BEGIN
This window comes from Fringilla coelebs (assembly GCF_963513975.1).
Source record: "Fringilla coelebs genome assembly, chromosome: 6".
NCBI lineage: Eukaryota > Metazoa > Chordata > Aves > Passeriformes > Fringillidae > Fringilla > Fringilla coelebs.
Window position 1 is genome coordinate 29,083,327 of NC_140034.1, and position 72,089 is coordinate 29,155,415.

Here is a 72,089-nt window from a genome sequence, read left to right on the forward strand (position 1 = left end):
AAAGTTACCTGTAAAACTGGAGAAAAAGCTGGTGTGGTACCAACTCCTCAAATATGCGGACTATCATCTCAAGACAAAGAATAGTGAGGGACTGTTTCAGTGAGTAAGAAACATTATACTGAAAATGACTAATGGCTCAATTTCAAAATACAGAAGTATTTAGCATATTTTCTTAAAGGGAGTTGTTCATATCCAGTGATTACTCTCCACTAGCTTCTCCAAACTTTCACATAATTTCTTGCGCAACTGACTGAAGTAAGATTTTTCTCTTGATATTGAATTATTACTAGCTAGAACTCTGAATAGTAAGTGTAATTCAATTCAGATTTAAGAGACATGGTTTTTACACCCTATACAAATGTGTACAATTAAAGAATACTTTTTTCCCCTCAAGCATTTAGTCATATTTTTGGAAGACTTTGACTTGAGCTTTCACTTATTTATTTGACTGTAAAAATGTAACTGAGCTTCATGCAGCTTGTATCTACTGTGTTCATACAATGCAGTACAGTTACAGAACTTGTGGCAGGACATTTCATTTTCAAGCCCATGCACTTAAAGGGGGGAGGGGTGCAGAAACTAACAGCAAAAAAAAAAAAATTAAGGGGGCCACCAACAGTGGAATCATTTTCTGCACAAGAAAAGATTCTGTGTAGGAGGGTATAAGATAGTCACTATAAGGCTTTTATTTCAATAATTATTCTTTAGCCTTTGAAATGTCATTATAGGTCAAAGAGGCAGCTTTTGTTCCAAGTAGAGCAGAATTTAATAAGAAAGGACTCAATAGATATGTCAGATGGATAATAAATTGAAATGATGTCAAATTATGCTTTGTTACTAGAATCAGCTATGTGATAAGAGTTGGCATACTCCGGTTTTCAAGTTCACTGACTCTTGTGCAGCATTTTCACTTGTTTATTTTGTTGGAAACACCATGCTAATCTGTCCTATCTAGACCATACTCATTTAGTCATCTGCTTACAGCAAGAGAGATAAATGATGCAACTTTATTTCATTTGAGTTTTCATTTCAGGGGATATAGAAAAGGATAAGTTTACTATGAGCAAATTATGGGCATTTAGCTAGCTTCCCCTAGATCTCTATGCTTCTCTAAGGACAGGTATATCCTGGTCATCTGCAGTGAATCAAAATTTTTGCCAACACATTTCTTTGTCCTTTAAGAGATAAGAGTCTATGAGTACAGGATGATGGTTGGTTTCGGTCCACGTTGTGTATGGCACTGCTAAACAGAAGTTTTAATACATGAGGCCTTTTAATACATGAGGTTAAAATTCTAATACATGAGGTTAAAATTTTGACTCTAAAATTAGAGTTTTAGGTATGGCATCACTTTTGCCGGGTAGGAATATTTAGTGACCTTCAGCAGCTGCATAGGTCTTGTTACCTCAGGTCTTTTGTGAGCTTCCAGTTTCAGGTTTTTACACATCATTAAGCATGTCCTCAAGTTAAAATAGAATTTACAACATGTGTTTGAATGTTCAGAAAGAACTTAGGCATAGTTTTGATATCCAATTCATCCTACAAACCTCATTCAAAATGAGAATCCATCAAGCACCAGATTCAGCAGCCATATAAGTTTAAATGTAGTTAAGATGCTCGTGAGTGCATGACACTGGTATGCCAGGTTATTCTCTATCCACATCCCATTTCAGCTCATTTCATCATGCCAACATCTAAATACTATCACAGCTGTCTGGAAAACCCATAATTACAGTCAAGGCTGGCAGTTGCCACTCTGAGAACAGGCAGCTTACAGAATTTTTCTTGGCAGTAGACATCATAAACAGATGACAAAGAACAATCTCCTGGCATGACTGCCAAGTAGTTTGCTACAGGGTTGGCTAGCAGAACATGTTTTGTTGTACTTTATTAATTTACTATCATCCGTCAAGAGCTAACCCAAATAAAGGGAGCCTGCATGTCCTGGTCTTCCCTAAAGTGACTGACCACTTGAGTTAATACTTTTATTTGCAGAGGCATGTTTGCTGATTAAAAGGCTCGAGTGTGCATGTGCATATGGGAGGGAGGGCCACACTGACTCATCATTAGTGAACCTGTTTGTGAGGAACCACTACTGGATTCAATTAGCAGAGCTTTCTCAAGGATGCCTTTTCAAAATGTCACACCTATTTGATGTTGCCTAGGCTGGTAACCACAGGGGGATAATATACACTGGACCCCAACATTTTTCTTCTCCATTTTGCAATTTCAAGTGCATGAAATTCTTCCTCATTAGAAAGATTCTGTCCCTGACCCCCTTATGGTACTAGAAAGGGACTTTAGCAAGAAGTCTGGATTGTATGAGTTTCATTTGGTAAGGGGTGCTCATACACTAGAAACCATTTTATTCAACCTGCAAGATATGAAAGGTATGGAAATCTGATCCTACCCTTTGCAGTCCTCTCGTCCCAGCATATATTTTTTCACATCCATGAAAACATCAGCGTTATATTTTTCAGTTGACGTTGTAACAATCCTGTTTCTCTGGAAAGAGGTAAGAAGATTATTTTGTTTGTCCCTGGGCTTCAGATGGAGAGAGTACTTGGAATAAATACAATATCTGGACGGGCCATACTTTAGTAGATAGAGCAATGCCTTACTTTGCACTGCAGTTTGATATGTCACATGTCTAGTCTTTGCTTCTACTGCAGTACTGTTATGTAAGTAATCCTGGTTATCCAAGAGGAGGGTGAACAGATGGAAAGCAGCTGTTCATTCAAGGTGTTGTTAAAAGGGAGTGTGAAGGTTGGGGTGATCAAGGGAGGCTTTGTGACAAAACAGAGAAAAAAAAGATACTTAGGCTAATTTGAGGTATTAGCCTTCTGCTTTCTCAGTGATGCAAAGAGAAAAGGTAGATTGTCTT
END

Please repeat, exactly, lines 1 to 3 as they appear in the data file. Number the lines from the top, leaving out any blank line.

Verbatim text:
This window comes from Fringilla coelebs (assembly GCF_963513975.1).
Source record: "Fringilla coelebs genome assembly, chromosome: 6".
NCBI lineage: Eukaryota > Metazoa > Chordata > Aves > Passeriformes > Fringillidae > Fringilla > Fringilla coelebs.